By about 7:00 p.m. Ukrainian time, RIA news agency was quoting the Russian foreign ministry's human rights representative as saying he was deeply concerned about reports of casualties in eastern Ukraine.
"To all appearances, events are beginning to develop under the worst case scenario," the agency quoted the official, Konstantin Dolgov, as saying.
NO DEATHS - THANK GOD
It was impossible to establish definitively that there were no dead or wounded in the clashes at Kramatorsk airfield. But medical authorities in the city and beyond, contacted by Reuters, said they had no knowledge of any casualties.
Asked if they knew anything about wounded or killed from Kramatorsk, an official with the medical department for the Donetsk region, which includes Kramatorsk, told Reuters: "We do not have any such information."
The deputy mayor of Kramatorsk, Marina Karavan, said when asked the same question on Wednesday: "Not one (injured) person was admitted to any one of the medical establishments of the city, not yesterday, and not today."
Contacted by Reuters on Wednesday, Shevchenko, the member of the Kremlin rights council who Tweeted reports of the casualties, acknowledged they had been wrong.
"I think there are no deaths - thank God," he said.
Circulating incorrect information is not the unique preserve of Kremlin-controlled media. Ukraine's authorities have also made assertions that later turned out to be untrue. All media organisations at times make mistakes.
Countering assertions that Russia was churning out propaganda, Dmitry Peskov, chief spokesman to Russian President Vladimir Putin, turned that allegation back on Western media.
"European TV viewers are currently unable to get information in full," Peskov said on Rossiya television. "These (Russian) arguments don't get through ... because they encounter a concrete wall of censorship."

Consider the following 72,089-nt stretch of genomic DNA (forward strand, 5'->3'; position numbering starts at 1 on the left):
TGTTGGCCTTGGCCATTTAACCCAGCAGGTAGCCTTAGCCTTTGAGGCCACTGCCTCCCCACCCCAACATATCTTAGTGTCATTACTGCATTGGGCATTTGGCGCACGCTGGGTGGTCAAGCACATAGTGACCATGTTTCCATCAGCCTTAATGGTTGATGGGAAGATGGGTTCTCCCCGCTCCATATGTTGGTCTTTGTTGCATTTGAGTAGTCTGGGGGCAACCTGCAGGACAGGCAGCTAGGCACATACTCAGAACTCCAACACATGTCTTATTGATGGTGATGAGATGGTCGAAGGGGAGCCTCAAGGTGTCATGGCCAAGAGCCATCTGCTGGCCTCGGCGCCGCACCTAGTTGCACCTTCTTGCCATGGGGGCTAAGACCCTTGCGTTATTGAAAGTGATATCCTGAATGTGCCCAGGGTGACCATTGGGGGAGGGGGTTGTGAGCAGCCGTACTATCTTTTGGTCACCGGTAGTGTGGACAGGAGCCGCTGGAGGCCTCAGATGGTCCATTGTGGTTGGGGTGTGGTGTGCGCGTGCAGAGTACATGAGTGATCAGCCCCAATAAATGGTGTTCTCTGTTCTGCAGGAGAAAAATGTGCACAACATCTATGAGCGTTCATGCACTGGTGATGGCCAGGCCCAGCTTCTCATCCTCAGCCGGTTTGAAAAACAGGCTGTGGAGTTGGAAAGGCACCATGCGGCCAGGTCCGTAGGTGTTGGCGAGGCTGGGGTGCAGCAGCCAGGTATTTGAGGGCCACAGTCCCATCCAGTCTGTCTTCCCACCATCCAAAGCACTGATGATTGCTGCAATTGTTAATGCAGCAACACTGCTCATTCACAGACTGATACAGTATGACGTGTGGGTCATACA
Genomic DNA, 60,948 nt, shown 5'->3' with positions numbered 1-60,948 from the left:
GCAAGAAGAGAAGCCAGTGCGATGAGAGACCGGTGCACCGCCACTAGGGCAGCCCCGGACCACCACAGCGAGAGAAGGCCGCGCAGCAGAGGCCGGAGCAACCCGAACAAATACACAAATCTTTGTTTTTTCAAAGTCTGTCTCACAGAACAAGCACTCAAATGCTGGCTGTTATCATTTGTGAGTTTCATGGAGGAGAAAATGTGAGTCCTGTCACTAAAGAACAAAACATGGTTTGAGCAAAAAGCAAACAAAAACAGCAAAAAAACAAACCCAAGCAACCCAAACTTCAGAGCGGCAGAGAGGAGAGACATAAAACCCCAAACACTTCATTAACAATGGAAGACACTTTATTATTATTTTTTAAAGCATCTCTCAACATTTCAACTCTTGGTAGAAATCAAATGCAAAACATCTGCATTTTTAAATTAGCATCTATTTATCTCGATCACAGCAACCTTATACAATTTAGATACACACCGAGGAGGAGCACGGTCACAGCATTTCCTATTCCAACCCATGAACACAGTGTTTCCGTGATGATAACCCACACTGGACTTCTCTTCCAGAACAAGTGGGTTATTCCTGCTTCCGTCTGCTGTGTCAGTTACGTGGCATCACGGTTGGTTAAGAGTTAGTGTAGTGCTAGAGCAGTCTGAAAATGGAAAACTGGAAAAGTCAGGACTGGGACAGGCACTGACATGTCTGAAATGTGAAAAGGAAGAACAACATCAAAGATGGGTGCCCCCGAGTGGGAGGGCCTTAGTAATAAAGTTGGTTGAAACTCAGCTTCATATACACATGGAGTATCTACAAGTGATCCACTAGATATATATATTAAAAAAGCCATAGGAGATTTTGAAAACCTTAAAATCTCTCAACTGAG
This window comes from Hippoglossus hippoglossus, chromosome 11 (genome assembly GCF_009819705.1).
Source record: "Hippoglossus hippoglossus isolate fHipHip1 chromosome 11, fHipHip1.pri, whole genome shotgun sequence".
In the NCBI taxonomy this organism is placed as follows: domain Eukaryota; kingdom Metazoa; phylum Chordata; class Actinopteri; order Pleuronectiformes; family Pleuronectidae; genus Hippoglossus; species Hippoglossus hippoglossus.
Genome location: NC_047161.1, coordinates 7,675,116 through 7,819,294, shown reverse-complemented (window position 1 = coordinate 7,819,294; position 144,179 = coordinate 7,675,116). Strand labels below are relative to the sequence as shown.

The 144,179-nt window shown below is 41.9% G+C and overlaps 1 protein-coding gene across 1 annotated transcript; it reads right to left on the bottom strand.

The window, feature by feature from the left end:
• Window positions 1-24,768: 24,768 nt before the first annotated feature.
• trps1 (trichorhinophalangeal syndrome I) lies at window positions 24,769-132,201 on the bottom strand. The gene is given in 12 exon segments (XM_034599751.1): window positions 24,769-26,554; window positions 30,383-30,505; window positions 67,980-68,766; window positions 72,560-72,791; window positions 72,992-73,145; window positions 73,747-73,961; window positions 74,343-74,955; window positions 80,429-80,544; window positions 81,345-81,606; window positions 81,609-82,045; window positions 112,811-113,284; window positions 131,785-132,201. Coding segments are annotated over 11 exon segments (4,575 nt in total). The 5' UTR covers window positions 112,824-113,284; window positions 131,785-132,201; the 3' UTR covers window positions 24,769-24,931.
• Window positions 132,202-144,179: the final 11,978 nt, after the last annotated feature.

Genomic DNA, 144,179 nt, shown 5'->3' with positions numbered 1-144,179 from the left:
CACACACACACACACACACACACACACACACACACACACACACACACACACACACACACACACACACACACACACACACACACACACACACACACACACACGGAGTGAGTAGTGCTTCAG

However, international organisations testify that Russia has a track record of bending the news to suit its political agenda.
In August 2008, Russian troops moved into neighbouring Georgia, on the grounds they were protecting people in the pro-Russian breakaway region of South Ossetia from attack by Georgian security forces.
Around that time, Russia's ambassador to Georgia said in public that Georgian forces had killed about 2,000 civilians in South Ossetia, according to Rossisskaya Gazeta, a state-controlled Russian newspaper.
Later, researchers with New York-based rights group Human Rights Watch gave a death toll of 44, for both civilians and fighters killed in clashes, though they said this was not a comprehensive tally as there could have been deaths their research did not capture.
This week, a report by the United Nations Human Rights office said that accounts of harassment of ethnic Russians in Ukraine during this year's crisis had been "greatly exaggerated." Russia said the report was one-sided.
Maria Lipman, of the Carnegie Moscow Center, a think tank, said Russia was following a pattern.
"The way the events in eastern Ukraine are covered by state television, it is more propaganda than actual coverage."
"Russian officials are talking about Ukraine being on the brink of civil war and since this is the message, they need to support it with evidence - whether or not this evidence exists they are certainly reporting it," Lipman said.
In the Ukrainian capital, an official with Ukraine's SBU security service said it had eavesdropped on conversations among Russian special forces operatives about how heavy casualties could trigger a military intervention by Moscow.
Reuters had no way of independently verifying if the assertion was true.
"Discussions we have documented say that 100-200 people need to be killed and within 90 minutes Russian troop carriers will enter Ukrainian territory," Vitaly Naida, head of the SBU's counter-intelligence department, told a news briefing.
(Additional reporting by Lina Kushch in Donetsk, Natalia Zinets in Kiev and Alexei Anishchuk in Moscow; Writing by Christian Lowe; Editing by)